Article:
Meanwhile, growth has already slowed under pressure from various shocks such as high energy prices. As projections from the September Federal Open Market Committee meeting make clear, interest rates will remain elevated throughout next year and policymakers are fully committed to reducing inflation even if it takes a toll on growth.
As a result, the global economy is expected to experience an extended period of sluggish growth that lasts through 2023. There is a substantial risk that the global economy slides into recession
While the US and some other major economies might be able to avoid full-blown economic recessions
, they will inevitably experience sharp downturns. Given that more listed companies are on the goods side of the economy, a recession in the goods sector is not a great backdrop for stocks.
During the pandemic, as opportunities to purchase services were cut off and households in many countries received large-scale income support, the goods sector benefited from a dramatic shift
in spending patterns and soaring demand for consumer goods. It received additional support from an unusually quick rebound in business investment spending.
However, both goods demand
and production have moderated recently. This could soon lead to further softening and a strong likelihood of outright contraction in the global goods economy.
Consumer spending on goods has stagnated through most of 2022. The transition back towards services spending appears to be in its early days. For example, the goods share of US household consumption is still elevated, and there is ample room for further correction.
Expect a cooling in business investment spending, too. Surveys of intentions for capital expenditures have faded recently, pointing to more cautious business sentiment
. At the same time, the global manufacturing purchasing managers index has slipped, signalling that industrial output could start contracting before year-end.
Emerging Asia faces the greatest risks associated with the goods slowdown. External demand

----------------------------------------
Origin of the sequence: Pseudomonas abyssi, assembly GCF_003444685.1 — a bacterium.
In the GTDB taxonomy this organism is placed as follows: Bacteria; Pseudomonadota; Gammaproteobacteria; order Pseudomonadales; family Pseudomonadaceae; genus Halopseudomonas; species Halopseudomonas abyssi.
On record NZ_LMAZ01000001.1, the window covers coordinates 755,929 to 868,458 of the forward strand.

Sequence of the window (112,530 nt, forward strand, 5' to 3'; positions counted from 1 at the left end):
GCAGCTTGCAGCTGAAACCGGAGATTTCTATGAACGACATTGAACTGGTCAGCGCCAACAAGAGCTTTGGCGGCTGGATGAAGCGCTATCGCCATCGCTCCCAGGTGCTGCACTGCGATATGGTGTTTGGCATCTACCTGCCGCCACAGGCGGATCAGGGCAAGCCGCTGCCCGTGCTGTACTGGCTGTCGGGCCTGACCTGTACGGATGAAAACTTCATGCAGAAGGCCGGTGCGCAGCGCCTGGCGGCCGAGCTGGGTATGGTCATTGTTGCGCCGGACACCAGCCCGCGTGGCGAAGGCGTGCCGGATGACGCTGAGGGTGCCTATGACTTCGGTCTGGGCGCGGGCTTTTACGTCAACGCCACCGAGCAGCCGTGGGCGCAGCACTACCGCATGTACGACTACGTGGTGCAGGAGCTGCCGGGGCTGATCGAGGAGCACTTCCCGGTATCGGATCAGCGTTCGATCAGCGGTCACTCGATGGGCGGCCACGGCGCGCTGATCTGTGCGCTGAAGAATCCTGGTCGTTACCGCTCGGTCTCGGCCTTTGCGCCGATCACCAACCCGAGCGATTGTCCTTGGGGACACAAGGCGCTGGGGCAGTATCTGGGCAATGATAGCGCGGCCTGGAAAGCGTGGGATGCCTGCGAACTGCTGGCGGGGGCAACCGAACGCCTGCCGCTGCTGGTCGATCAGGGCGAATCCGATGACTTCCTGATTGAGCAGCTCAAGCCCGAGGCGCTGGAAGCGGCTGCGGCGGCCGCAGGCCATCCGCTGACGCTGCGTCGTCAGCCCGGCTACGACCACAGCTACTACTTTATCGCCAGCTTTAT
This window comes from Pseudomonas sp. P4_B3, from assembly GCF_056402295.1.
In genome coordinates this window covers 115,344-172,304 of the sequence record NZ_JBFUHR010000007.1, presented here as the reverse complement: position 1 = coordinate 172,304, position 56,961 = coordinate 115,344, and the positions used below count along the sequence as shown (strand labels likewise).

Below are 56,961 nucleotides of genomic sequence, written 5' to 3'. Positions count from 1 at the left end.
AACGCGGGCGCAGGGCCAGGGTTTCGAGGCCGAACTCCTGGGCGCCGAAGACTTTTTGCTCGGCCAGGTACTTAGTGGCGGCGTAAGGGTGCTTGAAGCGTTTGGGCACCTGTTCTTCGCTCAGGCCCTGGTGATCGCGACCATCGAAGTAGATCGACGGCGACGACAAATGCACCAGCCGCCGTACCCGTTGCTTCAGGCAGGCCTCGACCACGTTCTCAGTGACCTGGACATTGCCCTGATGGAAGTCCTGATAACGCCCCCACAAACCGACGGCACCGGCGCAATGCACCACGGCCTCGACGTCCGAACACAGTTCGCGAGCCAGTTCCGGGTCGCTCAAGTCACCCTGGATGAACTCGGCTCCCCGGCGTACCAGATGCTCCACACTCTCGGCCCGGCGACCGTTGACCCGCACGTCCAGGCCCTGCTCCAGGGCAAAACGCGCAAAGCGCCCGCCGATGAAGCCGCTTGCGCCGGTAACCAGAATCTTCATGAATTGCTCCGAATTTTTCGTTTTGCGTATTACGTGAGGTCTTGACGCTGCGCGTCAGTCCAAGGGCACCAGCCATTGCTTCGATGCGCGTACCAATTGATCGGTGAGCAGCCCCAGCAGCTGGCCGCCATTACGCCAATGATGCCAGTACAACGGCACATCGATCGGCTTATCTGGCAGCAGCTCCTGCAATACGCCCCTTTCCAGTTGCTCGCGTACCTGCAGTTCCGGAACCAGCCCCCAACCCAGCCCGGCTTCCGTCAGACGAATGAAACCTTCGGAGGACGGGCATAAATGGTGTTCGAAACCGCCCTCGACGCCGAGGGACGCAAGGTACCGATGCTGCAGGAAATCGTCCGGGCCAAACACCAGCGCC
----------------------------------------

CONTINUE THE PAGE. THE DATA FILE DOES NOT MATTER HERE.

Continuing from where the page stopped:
, which is a key driver of the region’s post-pandemic recovery, is showing signs of broad-based weakness.
The slowdown in global goods demand and the shift in developed market consumer spending towards services are weighing on emerging Asia’s exports. Export growth in some North Asia bellwethers has deteriorated sharply in recent months. Exports from both South Korea and Taiwan surprised on the downside in September, with Taiwan recording the first year-on-year decline since June 2020
The pandemic-fuelled boost to goods demand, especially tech demand, seems to be fading. Tech demand is especially important for emerging Asia given that electronics account for around a third of Asia’s exports. In addition, semiconductors represent large portions of tech exports
in both South Korea and Taiwan, suggesting an outsize impact of the semiconductor cycle downturn on their overall exports.
Moreover, the softening global capital expenditure cycle is weighing on emerging Asia’s capital goods exports such as machinery. The global goods slowdown is especially challenging for small, open economies such as South Korea and Taiwan, which are more exposed to external demand.
Even with a weaker growth outlook, a swift loosening of monetary policy appears unlikely. As inflation is sticky in most regions, major central banks have more work to do.
Fed officials said last week that they needed to see evidence that underlying inflation had solidly peaked before considering a pause in raising interest rates. While goods price inflation has begun slowing at the margins, core inflation
is expected to remain above central bank targets next year as services inflation persists at high levels.
The risks are tilted towards inflation remaining high. Labour markets might prove resilient to a spell of soft but not negative economic growth, keeping wage inflation elevated. At the same time, inflation expectations might have drifted high enough to hold inflation steadily above central bank targets.
Sylvia Sheng is a global multi-asset strategist at JP Morgan Asset Management